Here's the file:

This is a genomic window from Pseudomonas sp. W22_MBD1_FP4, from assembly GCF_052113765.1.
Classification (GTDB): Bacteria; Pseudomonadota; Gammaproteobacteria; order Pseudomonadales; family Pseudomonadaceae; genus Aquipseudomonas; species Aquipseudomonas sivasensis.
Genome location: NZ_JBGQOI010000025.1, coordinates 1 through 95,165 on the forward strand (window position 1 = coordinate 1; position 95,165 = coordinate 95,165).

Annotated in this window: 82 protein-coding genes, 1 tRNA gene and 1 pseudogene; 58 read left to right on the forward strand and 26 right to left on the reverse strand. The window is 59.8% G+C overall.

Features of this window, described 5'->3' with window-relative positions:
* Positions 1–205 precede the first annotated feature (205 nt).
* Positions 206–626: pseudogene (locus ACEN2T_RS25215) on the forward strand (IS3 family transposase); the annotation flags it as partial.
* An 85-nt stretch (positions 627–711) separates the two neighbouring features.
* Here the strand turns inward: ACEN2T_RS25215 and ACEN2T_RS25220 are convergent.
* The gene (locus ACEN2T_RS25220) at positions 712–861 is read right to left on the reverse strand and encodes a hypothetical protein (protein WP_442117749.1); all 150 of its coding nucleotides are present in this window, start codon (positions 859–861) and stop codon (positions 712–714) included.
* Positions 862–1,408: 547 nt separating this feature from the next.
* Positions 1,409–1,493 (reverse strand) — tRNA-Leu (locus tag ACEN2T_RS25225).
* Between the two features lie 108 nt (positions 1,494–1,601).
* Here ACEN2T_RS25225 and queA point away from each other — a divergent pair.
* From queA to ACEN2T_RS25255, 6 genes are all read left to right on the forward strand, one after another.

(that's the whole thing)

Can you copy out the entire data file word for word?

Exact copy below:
This is a genomic window from Pseudomonas sp. W22_MBD1_FP4, from assembly GCF_052113765.1.
Classification (GTDB): Bacteria; Pseudomonadota; Gammaproteobacteria; order Pseudomonadales; family Pseudomonadaceae; genus Aquipseudomonas; species Aquipseudomonas sivasensis.
Genome location: NZ_JBGQOI010000025.1, coordinates 1 through 95,165 on the forward strand (window position 1 = coordinate 1; position 95,165 = coordinate 95,165).

Annotated in this window: 82 protein-coding genes, 1 tRNA gene and 1 pseudogene; 58 read left to right on the forward strand and 26 right to left on the reverse strand. The window is 59.8% G+C overall.

Features of this window, described 5'->3' with window-relative positions:
* Positions 1–205 precede the first annotated feature (205 nt).
* Positions 206–626: pseudogene (locus ACEN2T_RS25215) on the forward strand (IS3 family transposase); the annotation flags it as partial.
* An 85-nt stretch (positions 627–711) separates the two neighbouring features.
* Here the strand turns inward: ACEN2T_RS25215 and ACEN2T_RS25220 are convergent.
* The gene (locus ACEN2T_RS25220) at positions 712–861 is read right to left on the reverse strand and encodes a hypothetical protein (protein WP_442117749.1); all 150 of its coding nucleotides are present in this window, start codon (positions 859–861) and stop codon (positions 712–714) included.
* Positions 862–1,408: 547 nt separating this feature from the next.
* Positions 1,409–1,493 (reverse strand) — tRNA-Leu (locus tag ACEN2T_RS25225).
* Between the two features lie 108 nt (positions 1,494–1,601).
* Here ACEN2T_RS25225 and queA point away from each other — a divergent pair.
* From queA to ACEN2T_RS25255, 6 genes are all read left to right on the forward strand, one after another.